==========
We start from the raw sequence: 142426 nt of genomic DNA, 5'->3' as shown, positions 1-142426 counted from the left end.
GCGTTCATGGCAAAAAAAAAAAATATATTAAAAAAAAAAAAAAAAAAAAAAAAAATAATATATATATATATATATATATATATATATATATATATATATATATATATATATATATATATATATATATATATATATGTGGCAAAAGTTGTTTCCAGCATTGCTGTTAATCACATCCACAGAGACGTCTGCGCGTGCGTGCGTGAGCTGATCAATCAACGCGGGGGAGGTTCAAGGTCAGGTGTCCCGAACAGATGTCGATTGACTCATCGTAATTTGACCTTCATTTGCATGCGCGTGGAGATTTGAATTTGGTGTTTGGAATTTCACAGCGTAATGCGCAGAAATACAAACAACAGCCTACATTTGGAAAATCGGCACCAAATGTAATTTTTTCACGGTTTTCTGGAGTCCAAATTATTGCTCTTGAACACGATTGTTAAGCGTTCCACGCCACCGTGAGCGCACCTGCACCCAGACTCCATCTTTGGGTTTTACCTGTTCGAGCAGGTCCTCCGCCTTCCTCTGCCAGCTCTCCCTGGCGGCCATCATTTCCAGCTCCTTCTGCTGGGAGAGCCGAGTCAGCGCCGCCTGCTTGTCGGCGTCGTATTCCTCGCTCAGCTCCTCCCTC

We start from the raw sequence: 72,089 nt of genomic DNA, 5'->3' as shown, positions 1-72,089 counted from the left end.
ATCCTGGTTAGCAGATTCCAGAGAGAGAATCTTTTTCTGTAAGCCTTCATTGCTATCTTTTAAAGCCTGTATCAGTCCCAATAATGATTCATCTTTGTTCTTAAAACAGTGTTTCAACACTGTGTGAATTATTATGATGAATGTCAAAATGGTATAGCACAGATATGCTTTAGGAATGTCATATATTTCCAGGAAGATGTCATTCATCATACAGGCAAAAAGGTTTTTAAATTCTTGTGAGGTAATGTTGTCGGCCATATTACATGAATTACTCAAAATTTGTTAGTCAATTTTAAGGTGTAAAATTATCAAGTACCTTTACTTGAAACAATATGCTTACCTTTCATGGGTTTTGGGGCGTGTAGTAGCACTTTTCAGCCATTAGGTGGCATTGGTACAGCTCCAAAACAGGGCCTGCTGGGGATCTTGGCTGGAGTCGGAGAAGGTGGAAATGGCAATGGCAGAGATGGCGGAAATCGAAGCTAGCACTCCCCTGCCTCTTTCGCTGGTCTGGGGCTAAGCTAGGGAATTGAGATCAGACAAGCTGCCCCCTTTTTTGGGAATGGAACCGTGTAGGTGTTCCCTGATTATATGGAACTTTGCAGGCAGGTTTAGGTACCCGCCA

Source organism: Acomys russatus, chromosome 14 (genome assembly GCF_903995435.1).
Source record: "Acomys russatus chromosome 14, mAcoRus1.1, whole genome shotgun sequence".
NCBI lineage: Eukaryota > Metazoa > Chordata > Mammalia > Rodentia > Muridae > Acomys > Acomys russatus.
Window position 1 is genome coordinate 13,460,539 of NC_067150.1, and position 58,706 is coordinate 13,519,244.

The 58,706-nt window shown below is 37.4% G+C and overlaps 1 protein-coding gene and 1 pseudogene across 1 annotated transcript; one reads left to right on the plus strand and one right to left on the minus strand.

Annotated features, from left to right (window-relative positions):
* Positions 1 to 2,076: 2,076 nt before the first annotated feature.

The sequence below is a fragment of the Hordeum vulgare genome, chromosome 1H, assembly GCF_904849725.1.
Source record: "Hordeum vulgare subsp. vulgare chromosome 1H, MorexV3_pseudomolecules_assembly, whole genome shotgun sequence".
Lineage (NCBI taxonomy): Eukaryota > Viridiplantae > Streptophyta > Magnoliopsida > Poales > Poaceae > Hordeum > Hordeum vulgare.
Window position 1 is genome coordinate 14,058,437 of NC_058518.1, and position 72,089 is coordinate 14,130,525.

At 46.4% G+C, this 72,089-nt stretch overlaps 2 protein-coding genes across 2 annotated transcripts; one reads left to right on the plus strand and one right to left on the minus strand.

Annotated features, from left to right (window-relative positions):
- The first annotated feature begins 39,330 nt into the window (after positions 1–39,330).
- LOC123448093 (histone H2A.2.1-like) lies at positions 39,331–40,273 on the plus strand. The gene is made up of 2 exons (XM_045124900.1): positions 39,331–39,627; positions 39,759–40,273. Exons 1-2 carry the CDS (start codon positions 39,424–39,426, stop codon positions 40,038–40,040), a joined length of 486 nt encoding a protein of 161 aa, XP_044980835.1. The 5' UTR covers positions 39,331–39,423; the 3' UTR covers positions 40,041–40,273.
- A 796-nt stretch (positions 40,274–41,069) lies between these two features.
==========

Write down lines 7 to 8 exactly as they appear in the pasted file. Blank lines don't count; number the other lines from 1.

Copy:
NCBI lineage: Eukaryota > Metazoa > Chordata > Mammalia > Rodentia > Muridae > Acomys > Acomys russatus.
Window position 1 is genome coordinate 13,460,539 of NC_067150.1, and position 58,706 is coordinate 13,519,244.